A person can be guilty of a criminal act as an accomplice to the principle actor under KRS 502.020. KRS 502.020(1)(b) provides that, “[a] person is guilty of an offense committed by another person when, with the intention of promoting or facilitating the commission of the offense, he ․ [a]ids, counsels, or attempts to aid such person in planning or committing the offense [.]” Here, the Commonwealth submitted the case to the jury on the theory that Forte was guilty of the one criminal act as either a principle or an accomplice. Despite Forte's protestations, the Supreme Court of Kentucky has consistently held that the right to a unanimous verdict is not violated when a court gives combination instruction—instructions incorporating alternative theories of a single crime—so long as there is sufficient evidence to support both theories. Gribbins v. Commonwealth, 483 S.W.3d 370 (Ky. 2016); Smith v. Commonwealth, 366 S.W.3d 399 (Ky. 2012); Travis v Commonwealth, 327 S.W.3d 456 (Ky. 2010); Beaumont v. Commonwealth, 295 S.W.3d 60 (Ky. 2009); Caudill v. Commonwealth, 120 S.W.3d 635 (Ky. 2003). The evidence presented in this case by the Commonwealth clearly supported alternative theories that Forte acted as either a principle or an accomplice as to both the robbery and burglary charges. Forte's unanimous verdict argument is without merit.
Forte also argues that the jury instructions were so confusing that the only possible result was a non-unanimous verdict. However, we do not believe that the instructions were so confusing or misleading as to lead the jury to believe that more than one criminal act was committed and that it could find guilt based on either one.
II. FACILITATION INSTRUCTIONS
For his second claim of error, Forte contends that the trial court improperly rejected his request for jury instructions on the theory of facilitation because the jury could have believed that he provided Carner and Taylor with the “means and opportunity” to commit the crimes, but that he did not intend for Carner and Taylor to commit crimes.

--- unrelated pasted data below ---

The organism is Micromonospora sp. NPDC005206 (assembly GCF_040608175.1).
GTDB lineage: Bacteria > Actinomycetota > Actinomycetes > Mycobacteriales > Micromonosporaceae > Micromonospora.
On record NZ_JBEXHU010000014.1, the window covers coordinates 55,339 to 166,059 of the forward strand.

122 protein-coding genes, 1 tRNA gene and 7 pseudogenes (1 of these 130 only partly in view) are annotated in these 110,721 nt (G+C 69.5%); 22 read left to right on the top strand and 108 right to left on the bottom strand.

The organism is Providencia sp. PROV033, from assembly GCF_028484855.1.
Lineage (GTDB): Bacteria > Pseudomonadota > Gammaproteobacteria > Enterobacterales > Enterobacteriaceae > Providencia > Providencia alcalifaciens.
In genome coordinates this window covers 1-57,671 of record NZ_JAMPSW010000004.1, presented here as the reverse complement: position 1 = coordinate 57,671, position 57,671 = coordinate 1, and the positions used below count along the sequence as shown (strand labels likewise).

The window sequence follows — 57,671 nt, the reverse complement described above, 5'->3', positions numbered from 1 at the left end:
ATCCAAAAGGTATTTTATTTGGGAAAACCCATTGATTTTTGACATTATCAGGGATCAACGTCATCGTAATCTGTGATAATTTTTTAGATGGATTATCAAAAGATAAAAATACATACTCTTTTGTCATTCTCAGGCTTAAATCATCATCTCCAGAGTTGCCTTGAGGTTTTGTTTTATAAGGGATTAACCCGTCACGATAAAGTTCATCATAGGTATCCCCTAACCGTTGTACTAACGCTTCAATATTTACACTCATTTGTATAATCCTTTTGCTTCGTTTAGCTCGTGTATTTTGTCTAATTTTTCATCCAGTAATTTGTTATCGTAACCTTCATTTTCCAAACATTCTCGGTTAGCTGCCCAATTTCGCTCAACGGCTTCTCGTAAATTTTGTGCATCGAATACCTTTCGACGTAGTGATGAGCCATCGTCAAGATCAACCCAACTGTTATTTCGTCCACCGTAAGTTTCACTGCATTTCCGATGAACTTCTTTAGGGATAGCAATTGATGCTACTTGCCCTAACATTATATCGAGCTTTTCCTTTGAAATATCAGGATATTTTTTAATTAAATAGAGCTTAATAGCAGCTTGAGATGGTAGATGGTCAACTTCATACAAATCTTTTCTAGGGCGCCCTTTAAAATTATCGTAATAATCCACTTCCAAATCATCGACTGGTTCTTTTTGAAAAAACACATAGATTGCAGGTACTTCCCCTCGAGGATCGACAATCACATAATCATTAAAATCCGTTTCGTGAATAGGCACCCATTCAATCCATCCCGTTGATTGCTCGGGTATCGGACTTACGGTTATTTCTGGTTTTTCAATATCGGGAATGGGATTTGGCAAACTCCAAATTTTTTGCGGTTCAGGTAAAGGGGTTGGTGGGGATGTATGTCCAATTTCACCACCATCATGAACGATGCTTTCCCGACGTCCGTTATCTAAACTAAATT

Forte requested a jury instruction on facilitation as a lesser-included offense to the complicity charges for robbery, burglary, and assault. The trial court denied Ford's request. “Whether a trial court issued the proper jury instruction is a question of law” that we review de novo. Carver v. Commonwealth, 328 S.W.3d 206, 209 (Ky. App. 2010).
It is the duty of the trial court to instruct the jury on “the whole law; that is, law applicable to every state of the case covered by the indictment and deducible from or supported to any extent by the testimony.” Luna v. Commonwealth, 460 S.W.3d 851, 881-82 (Ky. 2015) (internal quotation marks omitted). “The duty to instruct on any lesser included offenses supported by the evidence does not require an instruction on a theory with no evidentiary foundation.” Thompkins v. Commonwealth, 54 S.W.3d 147, 151 (Ky. 2001). “Instructing on a lesser-included offense is proper only if the jury could consider a doubt as to the greater offense and also find guilt beyond a reasonable doubt on the lesser offense.” Lackey v. Commonwealth, 468 S.W.3d 348, 355 (Ky. 2015) (internal quotation marks omitted).